Today: February 21, 2024
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When the Lights Went Out

By – Edward Boff – Guillermo Del Toro once said that all the best ghost stories have a note of melancholy to them.

By – Edward Boff

Guillermo Del Toro once said that all the
best ghost stories have a note of melancholy to them.
One of this movie’s
problems is that it’s bloody miserable!

Set
in Yorkshire in 1974, the story follows the Maynard family – dad Len (Steven Waddington), mum Jenny (Kate Ashfield) and daughter Sally (Tasha Connor) – as they move
into a new house. Almost immediately they realise there’s some sort of
presence at work which takes the form of shocking acts of poltergeist
activity. As each member of the family tries to deal with it in their own
way, it seems that this haunting has a personal interest in young Sally but for
what purpose?

Let’s
get When The Lights Went Out main strength out the way first; its
sense of period. From the costumes, production design and much of the
cinematography, this film just screams “It’s the ‘70s”! The
story is grounded, very much, in Ken Loach country, giving the film much of its
strong air of authenticity (which is good, because this one pretty strongly
plays the “Based on a True Story” card from the word go.).

That
comparison to Ken Loach though brings us to the first big problem with this
movie. Loach has the knack
of crafting very flawed, human, but likeable characters; this movie, gets the
first two right, but the last… Pretty much everyone is grim, rude and
generally unlikeable from the beginning to the end. It’s a poor sign that both parents
have turns at slapping Sally and never really offer much of an apology for
it.

Worse,
the characters don’t really improve or grow as the story goes on nor do we get
a sense of whether the situation is forcing them to pull together or is driving
them apart. In fact, there
are no real satisfactory character arcs; they’re all as unpleasant at the start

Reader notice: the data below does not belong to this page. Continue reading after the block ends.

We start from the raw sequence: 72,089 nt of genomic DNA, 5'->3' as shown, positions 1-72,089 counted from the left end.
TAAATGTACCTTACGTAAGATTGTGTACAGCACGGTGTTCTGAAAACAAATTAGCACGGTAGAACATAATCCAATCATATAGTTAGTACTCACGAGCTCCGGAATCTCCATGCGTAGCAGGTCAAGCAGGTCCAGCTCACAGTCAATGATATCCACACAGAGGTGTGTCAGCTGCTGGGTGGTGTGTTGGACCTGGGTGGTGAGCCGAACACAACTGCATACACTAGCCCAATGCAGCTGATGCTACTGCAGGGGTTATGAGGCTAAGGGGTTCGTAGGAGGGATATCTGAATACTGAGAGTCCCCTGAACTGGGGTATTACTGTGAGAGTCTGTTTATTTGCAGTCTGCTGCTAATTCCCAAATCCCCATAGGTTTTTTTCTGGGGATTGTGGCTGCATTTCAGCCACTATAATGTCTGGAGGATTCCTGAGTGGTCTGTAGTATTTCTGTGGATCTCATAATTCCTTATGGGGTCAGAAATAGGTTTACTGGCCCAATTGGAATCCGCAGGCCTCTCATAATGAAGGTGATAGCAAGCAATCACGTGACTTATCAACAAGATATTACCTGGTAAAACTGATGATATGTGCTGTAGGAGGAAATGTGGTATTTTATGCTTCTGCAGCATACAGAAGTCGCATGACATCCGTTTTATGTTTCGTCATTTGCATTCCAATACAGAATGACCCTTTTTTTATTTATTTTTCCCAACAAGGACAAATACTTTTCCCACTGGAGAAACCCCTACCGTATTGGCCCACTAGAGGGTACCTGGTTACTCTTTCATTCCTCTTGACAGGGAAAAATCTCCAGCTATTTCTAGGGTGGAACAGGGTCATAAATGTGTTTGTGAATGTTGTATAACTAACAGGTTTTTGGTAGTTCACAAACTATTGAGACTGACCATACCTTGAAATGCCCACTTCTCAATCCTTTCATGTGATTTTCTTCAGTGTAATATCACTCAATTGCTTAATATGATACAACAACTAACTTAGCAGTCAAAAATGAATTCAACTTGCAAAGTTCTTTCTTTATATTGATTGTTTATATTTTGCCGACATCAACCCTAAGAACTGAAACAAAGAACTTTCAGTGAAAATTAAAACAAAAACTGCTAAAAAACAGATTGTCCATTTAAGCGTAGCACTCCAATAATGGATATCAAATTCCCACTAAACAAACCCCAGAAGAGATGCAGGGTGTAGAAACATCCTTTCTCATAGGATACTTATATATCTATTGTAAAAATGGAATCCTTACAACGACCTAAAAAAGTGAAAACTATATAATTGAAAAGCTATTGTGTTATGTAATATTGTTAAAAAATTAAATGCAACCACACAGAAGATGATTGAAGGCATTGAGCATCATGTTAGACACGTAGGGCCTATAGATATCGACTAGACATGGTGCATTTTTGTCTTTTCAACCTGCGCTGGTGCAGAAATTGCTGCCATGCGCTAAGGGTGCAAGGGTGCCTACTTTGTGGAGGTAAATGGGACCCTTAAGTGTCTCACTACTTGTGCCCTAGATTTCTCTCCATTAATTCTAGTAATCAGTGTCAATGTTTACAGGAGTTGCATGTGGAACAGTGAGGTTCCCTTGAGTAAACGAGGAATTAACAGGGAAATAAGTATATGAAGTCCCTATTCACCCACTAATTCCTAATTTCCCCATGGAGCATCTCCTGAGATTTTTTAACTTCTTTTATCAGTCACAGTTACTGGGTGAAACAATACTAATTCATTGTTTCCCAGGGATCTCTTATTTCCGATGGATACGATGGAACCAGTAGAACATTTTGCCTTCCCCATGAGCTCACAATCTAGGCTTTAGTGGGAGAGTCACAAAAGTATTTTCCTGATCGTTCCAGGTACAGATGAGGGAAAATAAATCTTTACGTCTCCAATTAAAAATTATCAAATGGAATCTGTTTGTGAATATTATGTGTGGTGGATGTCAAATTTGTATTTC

as they are at the end with father Len, in particular, engaging in morally
dubious action to get help later on. Sally
does get a better storyline about a blossoming friendship at school but this is
cut short with no real resolution. The
movie tries to correct this with an awkward montage towards the end suggesting
all the leftover character threads were tied up off-screen but this just plain
doesn’t work.

But
enough of the kitchen sink drama; how does the ghost story aspect hold
up? Not great really. Interestingly, this is somewhat based
on a true account of a supposed haunting (Google “The Black Monk of
Pontefract” to find out more), which the director Pat
Holden
‘s family were involved with. The thing is, looking
at the reports of the “real” case, it suggests a far better storyline
than what we get here.

For
a start, the film is inconsistent on how it views the haunting. Sally starts off believing in it and
being afraid of it most strongly but before long she’s suddenly making friends
with one of the spirits like it’s bloody Casper!
The parents go through a phase where they view the haunting like it’s no more
than a minor inconvenience, which doesn’t help the tension and mood at
all. The movie fails to properly build a proper sense of atmosphere and
the realistic segments are so grim, it’s almost a relief when the supernatural
turns up.

In
terms of scares, the ball’s dropped here too. They’re not well-paced, with some
major poltergeist stuff happening so early on there’s little sense of
escalation. Also, the
frights aren’t so much telegraphed as delivered by high-speed broadband so
you’ll see them coming for miles and they are somewhat repetitive and
derivative. The third time it pulls the “let’s do something creepy
with a ‘70’s toy” thing, you’ll really feel your patience wear thin,
especially since Paranormal Activity 3 did something similar with ‘80s toys
much better. There is at least one pretty clever scare involving
decorating…which the film then spoils by having a character come in just to
point out how weird it is, like we couldn’t realise that ourselves!

Worse
is the way the film’s plotted. Most
of the scares and drama scenes are just awkward little vignettes, very few of
which link together, meaning that there’s not much of a satisfactory plot, just
a series of unrelated events. All this is compounded in a terrible double
ending that’s not only structurally bad but also manages to be both
anticlimactic and unbelievably silly at the same time!

Touted
as Kes meets Poltergeist, When
The Lights Went Out
fails
both films. It fails as a kitchen sink drama since there’s little real
drama and no characters really change. The ghost story isn’t scary and
has a climax that borders on that of Jan de Bont’s disastrous remake of The
Haunting
in the “you’ve gotta be f***ing kidding”
stakes! If you really are in the mood for a tale of a council house
family versus the supernatural, Ghostwatch was recently re-released
on DVD, that’d be far cheaper than a ticket to see When
The Lights Went Out
.

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The Cabin In The Woods

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